Fighting Against Hegemony: Ethiopian Records Talks

"Try to show love to the person or group of people you are programmed to hate."

Fighting Against Hegemony: Ethiopian Records Talks

"Try to show love to the person or group of people you are programmed to hate."

Endeguena Mulu has been on a mission for the past decade. Standing up to the caustic forces that seek to drag our shared culture towards an insipid, monotonous sludge, the Addis Ababa-based DJ/producer has been working towards ensuring we see more diverse influences informing new creative directions.

Working under his Ethiopian Records moniker, Endeguena has recently won himself a place on Arcola. Warp’s Hackney-based sub-label returned at the beginning of this year with the intention of exploring “the spaces where contemporary electronic music meets club music”. Seemingly the perfect home for Ethiopian Records then, who, with a few other like-minded musicians, has been cooking up a heady blend of modern club sensibilities fused with the traditional sounds of his homeland that have developed over centuries.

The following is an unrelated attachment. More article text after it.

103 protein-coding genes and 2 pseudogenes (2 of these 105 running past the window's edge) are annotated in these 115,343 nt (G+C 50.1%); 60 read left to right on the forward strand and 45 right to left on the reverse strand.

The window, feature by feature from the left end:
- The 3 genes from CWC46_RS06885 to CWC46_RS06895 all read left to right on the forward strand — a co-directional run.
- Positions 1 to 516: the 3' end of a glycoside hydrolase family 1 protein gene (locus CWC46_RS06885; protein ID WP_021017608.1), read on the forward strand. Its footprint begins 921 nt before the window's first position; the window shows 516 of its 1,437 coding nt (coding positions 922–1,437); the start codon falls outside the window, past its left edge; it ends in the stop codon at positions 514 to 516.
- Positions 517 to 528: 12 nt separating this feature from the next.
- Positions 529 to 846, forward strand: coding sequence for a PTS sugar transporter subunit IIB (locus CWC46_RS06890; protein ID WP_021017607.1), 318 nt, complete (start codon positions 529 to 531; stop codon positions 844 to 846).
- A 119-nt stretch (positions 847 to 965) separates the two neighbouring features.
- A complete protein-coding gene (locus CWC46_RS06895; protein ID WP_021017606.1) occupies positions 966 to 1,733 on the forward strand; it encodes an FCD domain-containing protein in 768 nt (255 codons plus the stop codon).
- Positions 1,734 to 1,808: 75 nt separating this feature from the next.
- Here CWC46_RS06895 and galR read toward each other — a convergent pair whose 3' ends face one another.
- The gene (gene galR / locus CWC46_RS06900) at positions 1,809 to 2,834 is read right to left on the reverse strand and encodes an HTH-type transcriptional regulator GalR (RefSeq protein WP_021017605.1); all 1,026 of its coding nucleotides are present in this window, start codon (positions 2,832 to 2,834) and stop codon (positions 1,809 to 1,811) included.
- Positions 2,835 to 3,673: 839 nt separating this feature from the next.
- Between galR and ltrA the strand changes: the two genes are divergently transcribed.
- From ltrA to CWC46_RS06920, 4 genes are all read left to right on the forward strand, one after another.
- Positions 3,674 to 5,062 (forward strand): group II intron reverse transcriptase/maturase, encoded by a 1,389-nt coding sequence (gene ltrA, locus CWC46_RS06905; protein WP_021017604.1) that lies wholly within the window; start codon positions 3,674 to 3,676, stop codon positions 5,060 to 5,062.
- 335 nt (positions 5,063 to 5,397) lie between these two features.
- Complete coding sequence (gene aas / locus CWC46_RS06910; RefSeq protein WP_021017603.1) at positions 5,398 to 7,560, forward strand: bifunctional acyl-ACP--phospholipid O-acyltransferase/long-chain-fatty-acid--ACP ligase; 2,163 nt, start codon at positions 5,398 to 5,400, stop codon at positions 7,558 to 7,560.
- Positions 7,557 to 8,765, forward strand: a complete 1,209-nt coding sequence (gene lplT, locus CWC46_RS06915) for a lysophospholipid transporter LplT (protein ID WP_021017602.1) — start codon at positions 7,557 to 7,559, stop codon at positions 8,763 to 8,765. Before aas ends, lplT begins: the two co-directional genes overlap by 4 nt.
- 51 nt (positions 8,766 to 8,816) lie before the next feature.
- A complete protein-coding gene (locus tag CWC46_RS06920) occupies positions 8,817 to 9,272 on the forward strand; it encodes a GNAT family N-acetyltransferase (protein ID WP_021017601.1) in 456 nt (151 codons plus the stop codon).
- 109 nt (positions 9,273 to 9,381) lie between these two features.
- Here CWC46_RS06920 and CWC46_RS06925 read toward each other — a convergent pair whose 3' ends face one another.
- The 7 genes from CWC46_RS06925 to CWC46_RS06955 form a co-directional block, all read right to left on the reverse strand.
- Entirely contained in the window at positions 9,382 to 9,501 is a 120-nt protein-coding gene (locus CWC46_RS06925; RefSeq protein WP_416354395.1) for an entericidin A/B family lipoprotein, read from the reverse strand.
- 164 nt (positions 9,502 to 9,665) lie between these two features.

This fusion is known as Ethiopiyawi Electronic (Ethiopian Electronic in native tongue Amharic). Alongside Endeguena, Mikael Seifu is its key proponent. The sound originally found a home on Washington-based imprint 1432 R, with the label putting out music from the two Ethiopiyawi Electronic pioneers, starting with Mikael Seifu’s 2014 Yarada Lij EP. It released three of Endeguena’s EPs, beginning with Qen Sew ቅን ሰዉ in 2014, followed by In My Sleep and Letu Sinega ሌቱ ሲነጋ the next year. 1432 R has also released music from Dawit Eklund, who draws from Ethiopia’s culture in a more indirect way.